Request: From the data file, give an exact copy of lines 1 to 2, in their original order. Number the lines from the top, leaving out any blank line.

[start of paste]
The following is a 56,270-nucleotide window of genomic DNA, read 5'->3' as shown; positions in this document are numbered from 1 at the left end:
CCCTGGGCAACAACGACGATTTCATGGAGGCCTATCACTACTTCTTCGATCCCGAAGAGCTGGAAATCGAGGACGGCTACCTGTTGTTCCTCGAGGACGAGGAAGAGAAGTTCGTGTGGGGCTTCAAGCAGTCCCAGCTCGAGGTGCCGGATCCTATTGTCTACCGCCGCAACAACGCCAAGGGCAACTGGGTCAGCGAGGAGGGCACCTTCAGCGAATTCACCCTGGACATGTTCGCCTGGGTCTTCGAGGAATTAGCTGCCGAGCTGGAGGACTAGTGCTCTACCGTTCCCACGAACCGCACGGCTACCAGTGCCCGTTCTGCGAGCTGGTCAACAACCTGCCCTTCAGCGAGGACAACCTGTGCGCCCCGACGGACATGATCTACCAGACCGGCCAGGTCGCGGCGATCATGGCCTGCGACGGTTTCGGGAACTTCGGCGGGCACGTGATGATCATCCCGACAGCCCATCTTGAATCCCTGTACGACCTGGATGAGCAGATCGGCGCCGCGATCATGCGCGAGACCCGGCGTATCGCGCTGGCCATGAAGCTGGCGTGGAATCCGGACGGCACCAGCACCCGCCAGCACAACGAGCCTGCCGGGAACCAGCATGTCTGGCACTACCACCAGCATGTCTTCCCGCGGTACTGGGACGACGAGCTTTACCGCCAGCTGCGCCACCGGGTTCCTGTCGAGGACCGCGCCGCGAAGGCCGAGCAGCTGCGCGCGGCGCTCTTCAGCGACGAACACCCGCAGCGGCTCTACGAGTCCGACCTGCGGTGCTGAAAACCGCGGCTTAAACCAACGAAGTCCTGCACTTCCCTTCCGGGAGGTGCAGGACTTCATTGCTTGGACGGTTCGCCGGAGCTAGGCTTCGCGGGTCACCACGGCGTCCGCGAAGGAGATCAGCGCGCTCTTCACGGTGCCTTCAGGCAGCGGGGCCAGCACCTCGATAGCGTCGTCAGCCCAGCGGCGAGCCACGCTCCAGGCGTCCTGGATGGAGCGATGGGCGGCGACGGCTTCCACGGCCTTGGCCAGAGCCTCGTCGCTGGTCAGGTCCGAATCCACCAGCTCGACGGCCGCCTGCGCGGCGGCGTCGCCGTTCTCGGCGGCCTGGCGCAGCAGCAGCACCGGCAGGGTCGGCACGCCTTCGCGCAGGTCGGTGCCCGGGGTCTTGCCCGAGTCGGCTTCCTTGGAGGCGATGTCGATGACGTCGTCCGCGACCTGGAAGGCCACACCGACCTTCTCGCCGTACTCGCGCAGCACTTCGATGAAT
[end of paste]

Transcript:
The following is a 56,270-nucleotide window of genomic DNA, read 5'->3' as shown; positions in this document are numbered from 1 at the left end:
CCCTGGGCAACAACGACGATTTCATGGAGGCCTATCACTACTTCTTCGATCCCGAAGAGCTGGAAATCGAGGACGGCTACCTGTTGTTCCTCGAGGACGAGGAAGAGAAGTTCGTGTGGGGCTTCAAGCAGTCCCAGCTCGAGGTGCCGGATCCTATTGTCTACCGCCGCAACAACGCCAAGGGCAACTGGGTCAGCGAGGAGGGCACCTTCAGCGAATTCACCCTGGACATGTTCGCCTGGGTCTTCGAGGAATTAGCTGCCGAGCTGGAGGACTAGTGCTCTACCGTTCCCACGAACCGCACGGCTACCAGTGCCCGTTCTGCGAGCTGGTCAACAACCTGCCCTTCAGCGAGGACAACCTGTGCGCCCCGACGGACATGATCTACCAGACCGGCCAGGTCGCGGCGATCATGGCCTGCGACGGTTTCGGGAACTTCGGCGGGCACGTGATGATCATCCCGACAGCCCATCTTGAATCCCTGTACGACCTGGATGAGCAGATCGGCGCCGCGATCATGCGCGAGACCCGGCGTATCGCGCTGGCCATGAAGCTGGCGTGGAATCCGGACGGCACCAGCACCCGCCAGCACAACGAGCCTGCCGGGAACCAGCATGTCTGGCACTACCACCAGCATGTCTTCCCGCGGTACTGGGACGACGAGCTTTACCGCCAGCTGCGCCACCGGGTTCCTGTCGAGGACCGCGCCGCGAAGGCCGAGCAGCTGCGCGCGGCGCTCTTCAGCGACGAACACCCGCAGCGGCTCTACGAGTCCGACCTGCGGTGCTGAAAACCGCGGCTTAAACCAACGAAGTCCTGCACTTCCCTTCCGGGAGGTGCAGGACTTCATTGCTTGGACGGTTCGCCGGAGCTAGGCTTCGCGGGTCACCACGGCGTCCGCGAAGGAGATCAGCGCGCTCTTCACGGTGCCTTCAGGCAGCGGGGCCAGCACCTCGATAGCGTCGTCAGCCCAGCGGCGAGCCACGCTCCAGGCGTCCTGGATGGAGCGATGGGCGGCGACGGCTTCCACGGCCTTGGCCAGAGCCTCGTCGCTGGTCAGGTCCGAATCCACCAGCTCGACGGCCGCCTGCGCGGCGGCGTCGCCGTTCTCGGCGGCCTGGCGCAGCAGCAGCACCGGCAGGGTCGGCACGCCTTCGCGCAGGTCGGTGCCCGGGGTCTTGCCCGAGTCGGCTTCCTTGGAGGCGATGTCGATGACGTCGTCCGCGACCTGGAAGGCCACACCGACCTTCTCGCCGTACTCGCGCAGCACTTCGATGAAT